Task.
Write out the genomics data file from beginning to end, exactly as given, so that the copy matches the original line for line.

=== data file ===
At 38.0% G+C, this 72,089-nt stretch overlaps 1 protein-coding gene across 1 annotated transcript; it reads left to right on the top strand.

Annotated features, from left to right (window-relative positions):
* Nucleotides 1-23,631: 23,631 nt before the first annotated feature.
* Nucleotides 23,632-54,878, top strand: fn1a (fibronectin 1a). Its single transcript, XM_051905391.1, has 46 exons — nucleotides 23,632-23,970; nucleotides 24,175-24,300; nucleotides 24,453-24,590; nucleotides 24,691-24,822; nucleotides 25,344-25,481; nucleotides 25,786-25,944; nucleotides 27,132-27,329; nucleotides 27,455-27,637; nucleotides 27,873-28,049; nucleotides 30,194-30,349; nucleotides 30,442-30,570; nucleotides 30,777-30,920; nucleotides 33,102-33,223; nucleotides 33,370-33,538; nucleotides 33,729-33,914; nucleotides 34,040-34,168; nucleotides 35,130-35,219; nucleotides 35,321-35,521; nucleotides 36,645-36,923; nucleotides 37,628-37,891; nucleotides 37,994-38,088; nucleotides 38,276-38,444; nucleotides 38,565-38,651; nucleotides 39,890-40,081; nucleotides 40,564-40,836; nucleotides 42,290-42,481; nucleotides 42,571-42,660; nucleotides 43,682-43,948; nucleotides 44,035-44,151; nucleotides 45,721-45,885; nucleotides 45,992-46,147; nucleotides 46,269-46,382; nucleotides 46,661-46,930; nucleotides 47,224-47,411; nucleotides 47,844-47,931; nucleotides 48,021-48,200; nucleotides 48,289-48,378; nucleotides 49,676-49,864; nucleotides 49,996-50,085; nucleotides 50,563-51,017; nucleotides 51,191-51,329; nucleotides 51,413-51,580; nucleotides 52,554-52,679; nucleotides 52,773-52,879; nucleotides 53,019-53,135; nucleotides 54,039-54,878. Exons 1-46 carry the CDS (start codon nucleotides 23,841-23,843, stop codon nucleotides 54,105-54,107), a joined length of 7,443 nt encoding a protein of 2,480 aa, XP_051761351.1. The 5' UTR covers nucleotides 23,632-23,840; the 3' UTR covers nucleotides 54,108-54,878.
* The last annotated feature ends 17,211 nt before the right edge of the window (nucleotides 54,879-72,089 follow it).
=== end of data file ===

At 38.0% G+C, this 72,089-nt stretch overlaps 1 protein-coding gene across 1 annotated transcript; it reads left to right on the top strand.

Annotated features, from left to right (window-relative positions):
* Nucleotides 1-23,631: 23,631 nt before the first annotated feature.
* Nucleotides 23,632-54,878, top strand: fn1a (fibronectin 1a). Its single transcript, XM_051905391.1, has 46 exons — nucleotides 23,632-23,970; nucleotides 24,175-24,300; nucleotides 24,453-24,590; nucleotides 24,691-24,822; nucleotides 25,344-25,481; nucleotides 25,786-25,944; nucleotides 27,132-27,329; nucleotides 27,455-27,637; nucleotides 27,873-28,049; nucleotides 30,194-30,349; nucleotides 30,442-30,570; nucleotides 30,777-30,920; nucleotides 33,102-33,223; nucleotides 33,370-33,538; nucleotides 33,729-33,914; nucleotides 34,040-34,168; nucleotides 35,130-35,219; nucleotides 35,321-35,521; nucleotides 36,645-36,923; nucleotides 37,628-37,891; nucleotides 37,994-38,088; nucleotides 38,276-38,444; nucleotides 38,565-38,651; nucleotides 39,890-40,081; nucleotides 40,564-40,836; nucleotides 42,290-42,481; nucleotides 42,571-42,660; nucleotides 43,682-43,948; nucleotides 44,035-44,151; nucleotides 45,721-45,885; nucleotides 45,992-46,147; nucleotides 46,269-46,382; nucleotides 46,661-46,930; nucleotides 47,224-47,411; nucleotides 47,844-47,931; nucleotides 48,021-48,200; nucleotides 48,289-48,378; nucleotides 49,676-49,864; nucleotides 49,996-50,085; nucleotides 50,563-51,017; nucleotides 51,191-51,329; nucleotides 51,413-51,580; nucleotides 52,554-52,679; nucleotides 52,773-52,879; nucleotides 53,019-53,135; nucleotides 54,039-54,878. Exons 1-46 carry the CDS (start codon nucleotides 23,841-23,843, stop codon nucleotides 54,105-54,107), a joined length of 7,443 nt encoding a protein of 2,480 aa, XP_051761351.1. The 5' UTR covers nucleotides 23,632-23,840; the 3' UTR covers nucleotides 54,108-54,878.
* The last annotated feature ends 17,211 nt before the right edge of the window (nucleotides 54,879-72,089 follow it).